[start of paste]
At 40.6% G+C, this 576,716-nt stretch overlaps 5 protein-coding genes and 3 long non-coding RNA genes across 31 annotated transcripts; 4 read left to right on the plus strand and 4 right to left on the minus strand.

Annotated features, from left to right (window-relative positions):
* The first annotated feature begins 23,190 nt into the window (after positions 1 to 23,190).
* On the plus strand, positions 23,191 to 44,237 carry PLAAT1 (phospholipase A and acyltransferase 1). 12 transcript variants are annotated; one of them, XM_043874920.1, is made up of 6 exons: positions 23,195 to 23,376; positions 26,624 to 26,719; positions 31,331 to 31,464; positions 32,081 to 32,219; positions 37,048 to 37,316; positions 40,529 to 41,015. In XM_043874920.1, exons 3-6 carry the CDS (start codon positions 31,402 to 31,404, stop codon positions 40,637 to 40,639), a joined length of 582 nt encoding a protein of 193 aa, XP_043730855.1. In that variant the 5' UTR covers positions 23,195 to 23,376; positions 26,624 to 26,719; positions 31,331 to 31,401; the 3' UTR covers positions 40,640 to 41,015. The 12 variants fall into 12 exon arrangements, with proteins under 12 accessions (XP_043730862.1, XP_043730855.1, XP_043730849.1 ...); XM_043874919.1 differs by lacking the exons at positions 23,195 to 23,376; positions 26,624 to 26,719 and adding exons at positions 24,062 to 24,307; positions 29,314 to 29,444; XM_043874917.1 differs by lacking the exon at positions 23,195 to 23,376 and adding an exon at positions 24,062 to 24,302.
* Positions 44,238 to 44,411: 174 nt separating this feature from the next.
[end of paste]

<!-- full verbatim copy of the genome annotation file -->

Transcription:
At 40.6% G+C, this 576,716-nt stretch overlaps 5 protein-coding genes and 3 long non-coding RNA genes across 31 annotated transcripts; 4 read left to right on the plus strand and 4 right to left on the minus strand.

Annotated features, from left to right (window-relative positions):
* The first annotated feature begins 23,190 nt into the window (after positions 1 to 23,190).
* On the plus strand, positions 23,191 to 44,237 carry PLAAT1 (phospholipase A and acyltransferase 1). 12 transcript variants are annotated; one of them, XM_043874920.1, is made up of 6 exons: positions 23,195 to 23,376; positions 26,624 to 26,719; positions 31,331 to 31,464; positions 32,081 to 32,219; positions 37,048 to 37,316; positions 40,529 to 41,015. In XM_043874920.1, exons 3-6 carry the CDS (start codon positions 31,402 to 31,404, stop codon positions 40,637 to 40,639), a joined length of 582 nt encoding a protein of 193 aa, XP_043730855.1. In that variant the 5' UTR covers positions 23,195 to 23,376; positions 26,624 to 26,719; positions 31,331 to 31,401; the 3' UTR covers positions 40,640 to 41,015. The 12 variants fall into 12 exon arrangements, with proteins under 12 accessions (XP_043730862.1, XP_043730855.1, XP_043730849.1 ...); XM_043874919.1 differs by lacking the exons at positions 23,195 to 23,376; positions 26,624 to 26,719 and adding exons at positions 24,062 to 24,307; positions 29,314 to 29,444; XM_043874917.1 differs by lacking the exon at positions 23,195 to 23,376 and adding an exon at positions 24,062 to 24,302.
* Positions 44,238 to 44,411: 174 nt separating this feature from the next.